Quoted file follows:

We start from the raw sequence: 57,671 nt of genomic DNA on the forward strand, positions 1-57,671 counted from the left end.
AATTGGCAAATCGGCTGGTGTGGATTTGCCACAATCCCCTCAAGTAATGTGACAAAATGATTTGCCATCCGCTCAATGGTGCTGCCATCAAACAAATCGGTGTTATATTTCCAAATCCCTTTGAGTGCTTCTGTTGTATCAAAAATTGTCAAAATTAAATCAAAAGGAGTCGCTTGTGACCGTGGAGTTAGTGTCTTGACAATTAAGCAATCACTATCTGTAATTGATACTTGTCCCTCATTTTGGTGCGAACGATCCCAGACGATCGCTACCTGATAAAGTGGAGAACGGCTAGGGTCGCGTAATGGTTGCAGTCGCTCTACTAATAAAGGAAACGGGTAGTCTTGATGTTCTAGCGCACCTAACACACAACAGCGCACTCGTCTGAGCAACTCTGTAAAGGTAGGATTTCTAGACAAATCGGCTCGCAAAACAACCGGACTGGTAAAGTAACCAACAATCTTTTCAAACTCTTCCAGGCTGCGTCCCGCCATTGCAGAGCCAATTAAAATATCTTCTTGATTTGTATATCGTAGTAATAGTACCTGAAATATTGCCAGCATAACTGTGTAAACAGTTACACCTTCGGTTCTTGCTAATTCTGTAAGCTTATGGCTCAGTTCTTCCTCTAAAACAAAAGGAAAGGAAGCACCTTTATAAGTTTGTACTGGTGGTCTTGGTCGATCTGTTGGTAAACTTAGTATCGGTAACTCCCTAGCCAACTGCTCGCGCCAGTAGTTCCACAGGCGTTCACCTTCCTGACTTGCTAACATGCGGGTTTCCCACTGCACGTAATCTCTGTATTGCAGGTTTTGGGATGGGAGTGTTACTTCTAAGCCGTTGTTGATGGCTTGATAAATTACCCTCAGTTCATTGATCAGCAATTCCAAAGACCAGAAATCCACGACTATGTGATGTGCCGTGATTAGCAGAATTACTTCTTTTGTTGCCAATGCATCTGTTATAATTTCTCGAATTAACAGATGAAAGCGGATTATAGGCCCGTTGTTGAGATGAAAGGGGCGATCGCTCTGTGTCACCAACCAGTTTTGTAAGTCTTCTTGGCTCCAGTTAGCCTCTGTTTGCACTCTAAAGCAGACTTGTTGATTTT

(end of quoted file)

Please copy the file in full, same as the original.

We start from the raw sequence: 57,671 nt of genomic DNA on the forward strand, positions 1-57,671 counted from the left end.
AATTGGCAAATCGGCTGGTGTGGATTTGCCACAATCCCCTCAAGTAATGTGACAAAATGATTTGCCATCCGCTCAATGGTGCTGCCATCAAACAAATCGGTGTTATATTTCCAAATCCCTTTGAGTGCTTCTGTTGTATCAAAAATTGTCAAAATTAAATCAAAAGGAGTCGCTTGTGACCGTGGAGTTAGTGTCTTGACAATTAAGCAATCACTATCTGTAATTGATACTTGTCCCTCATTTTGGTGCGAACGATCCCAGACGATCGCTACCTGATAAAGTGGAGAACGGCTAGGGTCGCGTAATGGTTGCAGTCGCTCTACTAATAAAGGAAACGGGTAGTCTTGATGTTCTAGCGCACCTAACACACAACAGCGCACTCGTCTGAGCAACTCTGTAAAGGTAGGATTTCTAGACAAATCGGCTCGCAAAACAACCGGACTGGTAAAGTAACCAACAATCTTTTCAAACTCTTCCAGGCTGCGTCCCGCCATTGCAGAGCCAATTAAAATATCTTCTTGATTTGTATATCGTAGTAATAGTACCTGAAATATTGCCAGCATAACTGTGTAAACAGTTACACCTTCGGTTCTTGCTAATTCTGTAAGCTTATGGCTCAGTTCTTCCTCTAAAACAAAAGGAAAGGAAGCACCTTTATAAGTTTGTACTGGTGGTCTTGGTCGATCTGTTGGTAAACTTAGTATCGGTAACTCCCTAGCCAACTGCTCGCGCCAGTAGTTCCACAGGCGTTCACCTTCCTGACTTGCTAACATGCGGGTTTCCCACTGCACGTAATCTCTGTATTGCAGGTTTTGGGATGGGAGTGTTACTTCTAAGCCGTTGTTGATGGCTTGATAAATTACCCTCAGTTCATTGATCAGCAATTCCAAAGACCAGAAATCCACGACTATGTGATGTGCCGTGATTAGCAGAATTACTTCTTTTGTTGCCAATGCATCTGTTATAATTTCTCGAATTAACAGATGAAAGCGGATTATAGGCCCGTTGTTGAGATGAAAGGGGCGATCGCTCTGTGTCACCAACCAGTTTTGTAAGTCTTCTTGGCTCCAGTTAGCCTCTGTTTGCACTCTAAAGCAGACTTGTTGATTTT